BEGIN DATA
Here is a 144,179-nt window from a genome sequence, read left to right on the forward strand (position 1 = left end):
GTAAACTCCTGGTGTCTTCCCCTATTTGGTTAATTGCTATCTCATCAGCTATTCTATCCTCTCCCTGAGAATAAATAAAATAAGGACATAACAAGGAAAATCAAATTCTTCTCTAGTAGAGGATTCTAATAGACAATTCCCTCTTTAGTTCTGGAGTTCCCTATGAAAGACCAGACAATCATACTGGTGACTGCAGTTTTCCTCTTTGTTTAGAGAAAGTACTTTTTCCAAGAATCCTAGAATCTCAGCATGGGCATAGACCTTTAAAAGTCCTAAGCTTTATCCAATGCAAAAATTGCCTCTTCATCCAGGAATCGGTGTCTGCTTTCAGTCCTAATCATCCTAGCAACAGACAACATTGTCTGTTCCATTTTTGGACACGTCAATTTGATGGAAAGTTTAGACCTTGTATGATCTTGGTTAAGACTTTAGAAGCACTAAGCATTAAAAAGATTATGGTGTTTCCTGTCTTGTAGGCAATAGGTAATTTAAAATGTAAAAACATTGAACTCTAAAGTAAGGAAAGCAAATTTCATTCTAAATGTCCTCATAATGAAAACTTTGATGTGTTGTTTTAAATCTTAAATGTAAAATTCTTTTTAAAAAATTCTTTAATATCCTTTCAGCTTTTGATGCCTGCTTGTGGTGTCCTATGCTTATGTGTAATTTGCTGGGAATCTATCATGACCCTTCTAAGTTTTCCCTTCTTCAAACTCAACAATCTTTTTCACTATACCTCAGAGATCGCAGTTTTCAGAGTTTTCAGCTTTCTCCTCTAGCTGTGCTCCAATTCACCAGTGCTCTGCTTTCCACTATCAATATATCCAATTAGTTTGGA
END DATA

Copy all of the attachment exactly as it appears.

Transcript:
Here is a 144,179-nt window from a genome sequence, read left to right on the forward strand (position 1 = left end):
GTAAACTCCTGGTGTCTTCCCCTATTTGGTTAATTGCTATCTCATCAGCTATTCTATCCTCTCCCTGAGAATAAATAAAATAAGGACATAACAAGGAAAATCAAATTCTTCTCTAGTAGAGGATTCTAATAGACAATTCCCTCTTTAGTTCTGGAGTTCCCTATGAAAGACCAGACAATCATACTGGTGACTGCAGTTTTCCTCTTTGTTTAGAGAAAGTACTTTTTCCAAGAATCCTAGAATCTCAGCATGGGCATAGACCTTTAAAAGTCCTAAGCTTTATCCAATGCAAAAATTGCCTCTTCATCCAGGAATCGGTGTCTGCTTTCAGTCCTAATCATCCTAGCAACAGACAACATTGTCTGTTCCATTTTTGGACACGTCAATTTGATGGAAAGTTTAGACCTTGTATGATCTTGGTTAAGACTTTAGAAGCACTAAGCATTAAAAAGATTATGGTGTTTCCTGTCTTGTAGGCAATAGGTAATTTAAAATGTAAAAACATTGAACTCTAAAGTAAGGAAAGCAAATTTCATTCTAAATGTCCTCATAATGAAAACTTTGATGTGTTGTTTTAAATCTTAAATGTAAAATTCTTTTTAAAAAATTCTTTAATATCCTTTCAGCTTTTGATGCCTGCTTGTGGTGTCCTATGCTTATGTGTAATTTGCTGGGAATCTATCATGACCCTTCTAAGTTTTCCCTTCTTCAAACTCAACAATCTTTTTCACTATACCTCAGAGATCGCAGTTTTCAGAGTTTTCAGCTTTCTCCTCTAGCTGTGCTCCAATTCACCAGTGCTCTGCTTTCCACTATCAATATATCCAATTAGTTTGGA